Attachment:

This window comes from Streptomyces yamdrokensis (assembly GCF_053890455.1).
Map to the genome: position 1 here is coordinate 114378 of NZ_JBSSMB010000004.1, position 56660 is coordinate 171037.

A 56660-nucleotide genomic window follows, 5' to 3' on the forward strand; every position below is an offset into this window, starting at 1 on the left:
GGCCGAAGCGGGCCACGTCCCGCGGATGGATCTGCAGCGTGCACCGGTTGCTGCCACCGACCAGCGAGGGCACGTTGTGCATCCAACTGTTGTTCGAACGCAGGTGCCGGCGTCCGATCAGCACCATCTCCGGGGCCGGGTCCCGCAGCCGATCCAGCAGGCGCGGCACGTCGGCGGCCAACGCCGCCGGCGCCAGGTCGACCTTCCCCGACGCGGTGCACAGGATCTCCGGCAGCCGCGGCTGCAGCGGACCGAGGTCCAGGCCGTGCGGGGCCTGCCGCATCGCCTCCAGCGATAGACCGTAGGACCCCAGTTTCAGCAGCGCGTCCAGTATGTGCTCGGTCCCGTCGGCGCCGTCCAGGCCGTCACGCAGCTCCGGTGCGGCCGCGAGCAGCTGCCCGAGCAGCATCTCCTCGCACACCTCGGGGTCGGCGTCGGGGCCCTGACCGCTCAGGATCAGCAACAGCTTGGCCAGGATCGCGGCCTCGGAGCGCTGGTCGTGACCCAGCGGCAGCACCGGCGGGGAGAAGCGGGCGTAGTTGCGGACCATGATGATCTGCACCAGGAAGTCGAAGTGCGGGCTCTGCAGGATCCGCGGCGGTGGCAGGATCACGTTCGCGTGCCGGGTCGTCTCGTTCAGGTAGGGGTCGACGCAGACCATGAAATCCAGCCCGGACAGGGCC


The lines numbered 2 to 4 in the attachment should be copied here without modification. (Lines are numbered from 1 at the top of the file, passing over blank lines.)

Map to the genome: position 1 here is coordinate 114378 of NZ_JBSSMB010000004.1, position 56660 is coordinate 171037.

A 56660-nucleotide genomic window follows, 5' to 3' on the forward strand; every position below is an offset into this window, starting at 1 on the left:
GGCCGAAGCGGGCCACGTCCCGCGGATGGATCTGCAGCGTGCACCGGTTGCTGCCACCGACCAGCGAGGGCACGTTGTGCATCCAACTGTTGTTCGAACGCAGGTGCCGGCGTCCGATCAGCACCATCTCCGGGGCCGGGTCCCGCAGCCGATCCAGCAGGCGCGGCACGTCGGCGGCCAACGCCGCCGGCGCCAGGTCGACCTTCCCCGACGCGGTGCACAGGATCTCCGGCAGCCGCGGCTGCAGCGGACCGAGGTCCAGGCCGTGCGGGGCCTGCCGCATCGCCTCCAGCGATAGACCGTAGGACCCCAGTTTCAGCAGCGCGTCCAGTATGTGCTCGGTCCCGTCGGCGCCGTCCAGGCCGTCACGCAGCTCCGGTGCGGCCGCGAGCAGCTGCCCGAGCAGCATCTCCTCGCACACCTCGGGGTCGGCGTCGGGGCCCTGACCGCTCAGGATCAGCAACAGCTTGGCCAGGATCGCGGCCTCGGAGCGCTGGTCGTGACCCAGCGGCAGCACCGGCGGGGAGAAGCGGGCGTAGTTGCGGACCATGATGATCTGCACCAGGAAGTCGAAGTGCGGGCTCTGCAGGATCCGCGGCGGTGGCAGGATCACGTTCGCGTGCCGGGTCGTCTCGTTCAGGTAGGGGTCGACGCAGACCATGAAATCCAGCCCGGACAGGGCC